He said the “reconciliation map” for ac.care provided measurable outcomes to ensure the organisation’s deep commitment to reconciliation is backed with meaningful and ambitious action.
“We want to be an advocate that stands up, speaks up and makes a difference,” he said.
Mr Wallace said ac.care did not only want to generate change and opportunities in the country South Australian communities in which it operates, but be part of Reconciliation Australia’s national advocacy for change and encouraged other organisations to adopt reconciliation plans.
“We hope our commitment contributes to the broader movement to create a fairer society, a fairer nation, where everyone is respected, has opportunities to thrive and the value of our First Nations culture, the oldest surviving culture in the world, is recognised, respected and enshrined at the heart of our nation’s foundations and identity,” he said.
“Together we can make a difference and create a society we can all take pride in where everyone belongs and has equal opportunities to participate freely and with equity in all areas of Australian life.”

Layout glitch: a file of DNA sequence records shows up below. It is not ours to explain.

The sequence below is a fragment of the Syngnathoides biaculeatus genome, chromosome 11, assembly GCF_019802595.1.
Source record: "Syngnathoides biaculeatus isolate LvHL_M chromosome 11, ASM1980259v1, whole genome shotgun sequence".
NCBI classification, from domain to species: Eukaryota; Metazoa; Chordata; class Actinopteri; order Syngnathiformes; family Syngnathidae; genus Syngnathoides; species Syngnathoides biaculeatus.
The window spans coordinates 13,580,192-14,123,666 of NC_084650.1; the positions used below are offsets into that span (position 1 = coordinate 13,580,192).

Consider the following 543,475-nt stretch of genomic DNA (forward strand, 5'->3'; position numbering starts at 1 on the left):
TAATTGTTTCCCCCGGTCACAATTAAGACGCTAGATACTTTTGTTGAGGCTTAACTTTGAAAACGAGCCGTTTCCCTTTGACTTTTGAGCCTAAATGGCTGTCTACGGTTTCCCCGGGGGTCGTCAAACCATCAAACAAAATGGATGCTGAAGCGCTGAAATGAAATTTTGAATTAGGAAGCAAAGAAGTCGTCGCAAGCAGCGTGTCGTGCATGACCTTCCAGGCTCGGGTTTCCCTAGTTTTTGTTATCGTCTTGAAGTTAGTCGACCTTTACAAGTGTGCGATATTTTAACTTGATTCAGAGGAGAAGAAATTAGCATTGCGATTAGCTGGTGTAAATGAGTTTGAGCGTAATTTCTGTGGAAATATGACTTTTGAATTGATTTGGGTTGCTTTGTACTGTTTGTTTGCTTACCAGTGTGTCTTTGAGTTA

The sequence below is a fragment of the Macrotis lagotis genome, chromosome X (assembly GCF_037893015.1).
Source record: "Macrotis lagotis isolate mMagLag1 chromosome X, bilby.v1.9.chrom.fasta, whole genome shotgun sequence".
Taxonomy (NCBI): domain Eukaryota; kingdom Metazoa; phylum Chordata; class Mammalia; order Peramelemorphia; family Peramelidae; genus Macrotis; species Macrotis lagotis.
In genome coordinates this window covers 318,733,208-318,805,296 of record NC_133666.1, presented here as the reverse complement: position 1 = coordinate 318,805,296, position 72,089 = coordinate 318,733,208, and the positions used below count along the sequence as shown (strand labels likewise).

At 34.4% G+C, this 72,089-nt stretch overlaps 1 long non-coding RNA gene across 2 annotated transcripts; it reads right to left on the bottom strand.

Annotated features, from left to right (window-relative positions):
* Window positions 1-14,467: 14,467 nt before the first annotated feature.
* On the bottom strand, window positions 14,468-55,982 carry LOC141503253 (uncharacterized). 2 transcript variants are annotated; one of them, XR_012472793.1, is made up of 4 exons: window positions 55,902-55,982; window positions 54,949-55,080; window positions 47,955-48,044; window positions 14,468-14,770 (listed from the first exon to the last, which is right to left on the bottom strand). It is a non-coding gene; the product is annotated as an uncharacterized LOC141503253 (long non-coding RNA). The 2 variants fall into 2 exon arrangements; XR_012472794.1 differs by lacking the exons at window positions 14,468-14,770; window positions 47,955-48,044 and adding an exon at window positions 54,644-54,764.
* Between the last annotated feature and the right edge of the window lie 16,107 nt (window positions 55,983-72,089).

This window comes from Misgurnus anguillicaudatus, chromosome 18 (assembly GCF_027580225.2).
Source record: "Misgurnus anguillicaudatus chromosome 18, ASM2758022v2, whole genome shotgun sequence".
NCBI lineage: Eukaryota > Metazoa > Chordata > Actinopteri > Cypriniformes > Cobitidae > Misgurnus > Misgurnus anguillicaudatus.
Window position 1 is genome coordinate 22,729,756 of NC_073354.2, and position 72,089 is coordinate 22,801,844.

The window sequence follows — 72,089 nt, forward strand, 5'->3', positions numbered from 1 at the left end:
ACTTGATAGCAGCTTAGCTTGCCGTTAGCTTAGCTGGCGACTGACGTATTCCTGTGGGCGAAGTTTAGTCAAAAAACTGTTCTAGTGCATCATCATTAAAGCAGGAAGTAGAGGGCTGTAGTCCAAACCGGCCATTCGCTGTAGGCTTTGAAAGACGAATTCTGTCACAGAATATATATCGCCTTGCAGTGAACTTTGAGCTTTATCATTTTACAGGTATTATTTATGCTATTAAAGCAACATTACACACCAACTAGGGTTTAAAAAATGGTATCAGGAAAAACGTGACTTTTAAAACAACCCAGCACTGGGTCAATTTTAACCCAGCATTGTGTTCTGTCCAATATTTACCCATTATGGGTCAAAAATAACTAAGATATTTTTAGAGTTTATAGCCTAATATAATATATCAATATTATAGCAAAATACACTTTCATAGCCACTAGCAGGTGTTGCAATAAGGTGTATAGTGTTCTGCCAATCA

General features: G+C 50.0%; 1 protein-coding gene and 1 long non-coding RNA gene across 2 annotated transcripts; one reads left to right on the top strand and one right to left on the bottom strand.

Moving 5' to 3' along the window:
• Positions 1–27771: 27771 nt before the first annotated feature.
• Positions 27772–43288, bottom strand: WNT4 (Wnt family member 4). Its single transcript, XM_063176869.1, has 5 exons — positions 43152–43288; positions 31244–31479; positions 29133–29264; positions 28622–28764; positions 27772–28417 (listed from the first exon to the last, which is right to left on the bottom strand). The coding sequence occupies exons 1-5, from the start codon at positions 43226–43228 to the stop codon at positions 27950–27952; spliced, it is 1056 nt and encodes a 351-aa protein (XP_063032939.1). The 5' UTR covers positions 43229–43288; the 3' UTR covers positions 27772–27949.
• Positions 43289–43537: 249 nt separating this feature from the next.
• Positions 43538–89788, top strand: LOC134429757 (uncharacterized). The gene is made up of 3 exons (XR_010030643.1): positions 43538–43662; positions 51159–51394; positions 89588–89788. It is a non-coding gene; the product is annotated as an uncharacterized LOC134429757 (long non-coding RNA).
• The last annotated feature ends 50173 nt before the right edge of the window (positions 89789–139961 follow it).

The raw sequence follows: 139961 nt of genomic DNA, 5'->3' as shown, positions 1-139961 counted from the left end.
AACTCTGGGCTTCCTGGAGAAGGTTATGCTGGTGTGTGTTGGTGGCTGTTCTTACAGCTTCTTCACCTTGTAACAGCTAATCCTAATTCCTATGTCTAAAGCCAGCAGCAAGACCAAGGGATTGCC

Riverland-based Ngintait, Nganguruku and Yankunytjatjara artist Mr Giles spoke at the function about his artwork, which is now proudly displayed on the ac.care Berri office.
“The work depicts our connection to the land, which is where everything starts - we are made from it, learn from it and live from it,” he said.
“We must continue to build, strengthen and pass on our knowledge of caring and nurturing on to the next generation, ensuring the strength and resilience of First Nations People is passed on to our youth as the future is in their hands.”
ac.care’s Stretch Reconciliation Action Plan is available at accare.org.auac.care can be contacted on 1300 ACCARE (1300 222 273).